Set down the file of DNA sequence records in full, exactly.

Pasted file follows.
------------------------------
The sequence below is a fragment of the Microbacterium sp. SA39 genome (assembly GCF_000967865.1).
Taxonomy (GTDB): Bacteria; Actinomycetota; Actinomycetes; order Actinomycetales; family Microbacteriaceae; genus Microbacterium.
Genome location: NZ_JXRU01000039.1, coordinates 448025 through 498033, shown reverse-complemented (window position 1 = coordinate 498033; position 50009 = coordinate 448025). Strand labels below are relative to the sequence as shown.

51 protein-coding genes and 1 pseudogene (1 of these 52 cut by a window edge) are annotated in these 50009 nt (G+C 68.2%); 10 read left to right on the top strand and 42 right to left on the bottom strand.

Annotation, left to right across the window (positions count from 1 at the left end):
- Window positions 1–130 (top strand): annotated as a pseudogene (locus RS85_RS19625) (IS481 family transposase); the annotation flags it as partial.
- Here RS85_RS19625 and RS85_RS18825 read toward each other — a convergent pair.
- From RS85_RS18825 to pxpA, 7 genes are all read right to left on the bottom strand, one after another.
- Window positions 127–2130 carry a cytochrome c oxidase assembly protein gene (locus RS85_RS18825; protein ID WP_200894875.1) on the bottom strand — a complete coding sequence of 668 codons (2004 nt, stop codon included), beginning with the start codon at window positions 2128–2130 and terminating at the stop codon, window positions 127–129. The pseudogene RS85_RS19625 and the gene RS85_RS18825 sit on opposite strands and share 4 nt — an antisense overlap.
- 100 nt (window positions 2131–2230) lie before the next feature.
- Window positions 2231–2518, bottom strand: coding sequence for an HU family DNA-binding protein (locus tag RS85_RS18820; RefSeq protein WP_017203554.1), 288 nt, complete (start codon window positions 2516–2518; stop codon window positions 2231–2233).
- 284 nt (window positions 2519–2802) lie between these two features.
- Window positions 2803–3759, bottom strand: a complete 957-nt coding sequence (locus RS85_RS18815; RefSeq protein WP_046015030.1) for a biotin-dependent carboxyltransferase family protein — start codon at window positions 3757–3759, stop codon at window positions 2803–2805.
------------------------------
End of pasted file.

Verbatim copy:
The sequence below is a fragment of the Microbacterium sp. SA39 genome (assembly GCF_000967865.1).
Taxonomy (GTDB): Bacteria; Actinomycetota; Actinomycetes; order Actinomycetales; family Microbacteriaceae; genus Microbacterium.
Genome location: NZ_JXRU01000039.1, coordinates 448025 through 498033, shown reverse-complemented (window position 1 = coordinate 498033; position 50009 = coordinate 448025). Strand labels below are relative to the sequence as shown.

51 protein-coding genes and 1 pseudogene (1 of these 52 cut by a window edge) are annotated in these 50009 nt (G+C 68.2%); 10 read left to right on the top strand and 42 right to left on the bottom strand.

Annotation, left to right across the window (positions count from 1 at the left end):
- Window positions 1–130 (top strand): annotated as a pseudogene (locus RS85_RS19625) (IS481 family transposase); the annotation flags it as partial.
- Here RS85_RS19625 and RS85_RS18825 read toward each other — a convergent pair.
- From RS85_RS18825 to pxpA, 7 genes are all read right to left on the bottom strand, one after another.
- Window positions 127–2130 carry a cytochrome c oxidase assembly protein gene (locus RS85_RS18825; protein ID WP_200894875.1) on the bottom strand — a complete coding sequence of 668 codons (2004 nt, stop codon included), beginning with the start codon at window positions 2128–2130 and terminating at the stop codon, window positions 127–129. The pseudogene RS85_RS19625 and the gene RS85_RS18825 sit on opposite strands and share 4 nt — an antisense overlap.
- 100 nt (window positions 2131–2230) lie before the next feature.
- Window positions 2231–2518, bottom strand: coding sequence for an HU family DNA-binding protein (locus tag RS85_RS18820; RefSeq protein WP_017203554.1), 288 nt, complete (start codon window positions 2516–2518; stop codon window positions 2231–2233).
- 284 nt (window positions 2519–2802) lie between these two features.
- Window positions 2803–3759, bottom strand: a complete 957-nt coding sequence (locus RS85_RS18815; RefSeq protein WP_046015030.1) for a biotin-dependent carboxyltransferase family protein — start codon at window positions 3757–3759, stop codon at window positions 2803–2805.